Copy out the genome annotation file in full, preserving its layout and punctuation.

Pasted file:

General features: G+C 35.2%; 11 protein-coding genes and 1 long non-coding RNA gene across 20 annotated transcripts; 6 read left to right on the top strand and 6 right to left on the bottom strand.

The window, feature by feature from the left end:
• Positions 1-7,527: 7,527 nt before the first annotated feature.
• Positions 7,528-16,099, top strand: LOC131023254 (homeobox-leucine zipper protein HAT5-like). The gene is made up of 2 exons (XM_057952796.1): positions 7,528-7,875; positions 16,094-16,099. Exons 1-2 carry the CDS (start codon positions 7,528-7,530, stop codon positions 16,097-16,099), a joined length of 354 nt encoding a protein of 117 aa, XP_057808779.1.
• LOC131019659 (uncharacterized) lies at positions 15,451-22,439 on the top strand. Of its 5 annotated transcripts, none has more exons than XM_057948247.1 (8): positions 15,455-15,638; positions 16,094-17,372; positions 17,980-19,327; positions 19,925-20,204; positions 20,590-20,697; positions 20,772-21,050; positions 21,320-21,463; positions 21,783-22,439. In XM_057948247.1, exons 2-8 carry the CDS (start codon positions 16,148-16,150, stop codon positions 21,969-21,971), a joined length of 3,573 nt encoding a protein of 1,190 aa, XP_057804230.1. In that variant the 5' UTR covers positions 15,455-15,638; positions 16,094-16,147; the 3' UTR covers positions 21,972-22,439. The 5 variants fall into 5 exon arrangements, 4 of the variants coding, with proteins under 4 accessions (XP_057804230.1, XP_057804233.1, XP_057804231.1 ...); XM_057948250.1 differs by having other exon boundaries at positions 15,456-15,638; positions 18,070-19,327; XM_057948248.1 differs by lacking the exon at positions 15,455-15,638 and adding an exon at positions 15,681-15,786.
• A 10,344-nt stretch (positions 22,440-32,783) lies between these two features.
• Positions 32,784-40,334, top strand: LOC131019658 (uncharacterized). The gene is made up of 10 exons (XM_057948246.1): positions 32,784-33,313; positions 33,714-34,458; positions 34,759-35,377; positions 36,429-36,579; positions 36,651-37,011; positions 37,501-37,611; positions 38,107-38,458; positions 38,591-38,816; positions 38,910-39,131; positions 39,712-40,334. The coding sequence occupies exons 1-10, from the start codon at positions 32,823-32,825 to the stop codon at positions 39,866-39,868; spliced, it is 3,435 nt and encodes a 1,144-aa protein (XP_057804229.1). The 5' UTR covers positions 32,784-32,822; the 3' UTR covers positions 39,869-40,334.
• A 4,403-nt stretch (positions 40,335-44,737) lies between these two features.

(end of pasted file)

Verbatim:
General features: G+C 35.2%; 11 protein-coding genes and 1 long non-coding RNA gene across 20 annotated transcripts; 6 read left to right on the top strand and 6 right to left on the bottom strand.

The window, feature by feature from the left end:
• Positions 1-7,527: 7,527 nt before the first annotated feature.
• Positions 7,528-16,099, top strand: LOC131023254 (homeobox-leucine zipper protein HAT5-like). The gene is made up of 2 exons (XM_057952796.1): positions 7,528-7,875; positions 16,094-16,099. Exons 1-2 carry the CDS (start codon positions 7,528-7,530, stop codon positions 16,097-16,099), a joined length of 354 nt encoding a protein of 117 aa, XP_057808779.1.
• LOC131019659 (uncharacterized) lies at positions 15,451-22,439 on the top strand. Of its 5 annotated transcripts, none has more exons than XM_057948247.1 (8): positions 15,455-15,638; positions 16,094-17,372; positions 17,980-19,327; positions 19,925-20,204; positions 20,590-20,697; positions 20,772-21,050; positions 21,320-21,463; positions 21,783-22,439. In XM_057948247.1, exons 2-8 carry the CDS (start codon positions 16,148-16,150, stop codon positions 21,969-21,971), a joined length of 3,573 nt encoding a protein of 1,190 aa, XP_057804230.1. In that variant the 5' UTR covers positions 15,455-15,638; positions 16,094-16,147; the 3' UTR covers positions 21,972-22,439. The 5 variants fall into 5 exon arrangements, 4 of the variants coding, with proteins under 4 accessions (XP_057804230.1, XP_057804233.1, XP_057804231.1 ...); XM_057948250.1 differs by having other exon boundaries at positions 15,456-15,638; positions 18,070-19,327; XM_057948248.1 differs by lacking the exon at positions 15,455-15,638 and adding an exon at positions 15,681-15,786.
• A 10,344-nt stretch (positions 22,440-32,783) lies between these two features.
• Positions 32,784-40,334, top strand: LOC131019658 (uncharacterized). The gene is made up of 10 exons (XM_057948246.1): positions 32,784-33,313; positions 33,714-34,458; positions 34,759-35,377; positions 36,429-36,579; positions 36,651-37,011; positions 37,501-37,611; positions 38,107-38,458; positions 38,591-38,816; positions 38,910-39,131; positions 39,712-40,334. The coding sequence occupies exons 1-10, from the start codon at positions 32,823-32,825 to the stop codon at positions 39,866-39,868; spliced, it is 3,435 nt and encodes a 1,144-aa protein (XP_057804229.1). The 5' UTR covers positions 32,784-32,822; the 3' UTR covers positions 39,869-40,334.
• A 4,403-nt stretch (positions 40,335-44,737) lies between these two features.